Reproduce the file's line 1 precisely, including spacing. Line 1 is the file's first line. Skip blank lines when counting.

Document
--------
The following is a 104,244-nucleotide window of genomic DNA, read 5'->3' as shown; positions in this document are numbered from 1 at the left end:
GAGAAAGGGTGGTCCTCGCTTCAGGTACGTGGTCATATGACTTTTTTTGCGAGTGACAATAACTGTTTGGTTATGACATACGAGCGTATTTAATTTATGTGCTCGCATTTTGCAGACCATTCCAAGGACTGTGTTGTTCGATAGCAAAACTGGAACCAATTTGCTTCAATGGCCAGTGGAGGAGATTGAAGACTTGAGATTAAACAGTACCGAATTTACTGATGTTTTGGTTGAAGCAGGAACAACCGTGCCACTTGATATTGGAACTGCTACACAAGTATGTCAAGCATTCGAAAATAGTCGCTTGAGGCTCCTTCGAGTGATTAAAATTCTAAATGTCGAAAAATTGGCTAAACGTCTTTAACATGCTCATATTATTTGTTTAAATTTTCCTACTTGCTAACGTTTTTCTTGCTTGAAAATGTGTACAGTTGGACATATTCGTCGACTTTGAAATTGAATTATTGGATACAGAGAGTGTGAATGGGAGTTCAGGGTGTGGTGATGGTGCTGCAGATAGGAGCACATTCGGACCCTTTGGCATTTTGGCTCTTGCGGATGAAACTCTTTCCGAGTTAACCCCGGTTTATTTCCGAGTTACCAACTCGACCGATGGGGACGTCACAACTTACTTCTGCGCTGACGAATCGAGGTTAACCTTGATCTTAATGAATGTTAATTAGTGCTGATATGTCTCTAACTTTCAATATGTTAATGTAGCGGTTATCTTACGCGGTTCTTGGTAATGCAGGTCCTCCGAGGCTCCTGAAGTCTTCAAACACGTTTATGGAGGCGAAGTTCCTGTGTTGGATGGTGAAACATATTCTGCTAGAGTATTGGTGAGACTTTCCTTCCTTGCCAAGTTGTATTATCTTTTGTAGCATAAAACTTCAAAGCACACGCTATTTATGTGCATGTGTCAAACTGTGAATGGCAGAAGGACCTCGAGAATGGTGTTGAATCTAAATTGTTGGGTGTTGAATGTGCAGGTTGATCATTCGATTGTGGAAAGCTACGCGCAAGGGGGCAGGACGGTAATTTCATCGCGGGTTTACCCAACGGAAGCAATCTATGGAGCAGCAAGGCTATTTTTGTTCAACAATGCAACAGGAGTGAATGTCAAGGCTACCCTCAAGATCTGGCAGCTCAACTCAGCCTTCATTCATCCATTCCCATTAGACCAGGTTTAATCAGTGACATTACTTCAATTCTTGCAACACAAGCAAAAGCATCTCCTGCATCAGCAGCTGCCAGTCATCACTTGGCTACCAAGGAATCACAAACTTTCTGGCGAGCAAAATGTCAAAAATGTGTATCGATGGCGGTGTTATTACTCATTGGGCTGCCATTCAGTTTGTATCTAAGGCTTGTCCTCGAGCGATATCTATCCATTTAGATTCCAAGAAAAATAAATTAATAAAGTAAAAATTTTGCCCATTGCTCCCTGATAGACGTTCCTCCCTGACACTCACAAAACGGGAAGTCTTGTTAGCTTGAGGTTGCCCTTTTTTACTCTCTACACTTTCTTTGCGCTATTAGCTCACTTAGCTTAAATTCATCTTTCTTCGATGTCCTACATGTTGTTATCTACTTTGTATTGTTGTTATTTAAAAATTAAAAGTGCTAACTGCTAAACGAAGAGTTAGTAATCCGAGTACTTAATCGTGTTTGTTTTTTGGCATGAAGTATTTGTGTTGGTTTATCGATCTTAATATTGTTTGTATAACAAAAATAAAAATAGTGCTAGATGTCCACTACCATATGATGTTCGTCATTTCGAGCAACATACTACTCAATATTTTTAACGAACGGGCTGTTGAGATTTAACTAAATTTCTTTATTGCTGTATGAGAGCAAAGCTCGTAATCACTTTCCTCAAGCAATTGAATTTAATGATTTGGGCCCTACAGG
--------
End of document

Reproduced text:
The following is a 104,244-nucleotide window of genomic DNA, read 5'->3' as shown; positions in this document are numbered from 1 at the left end: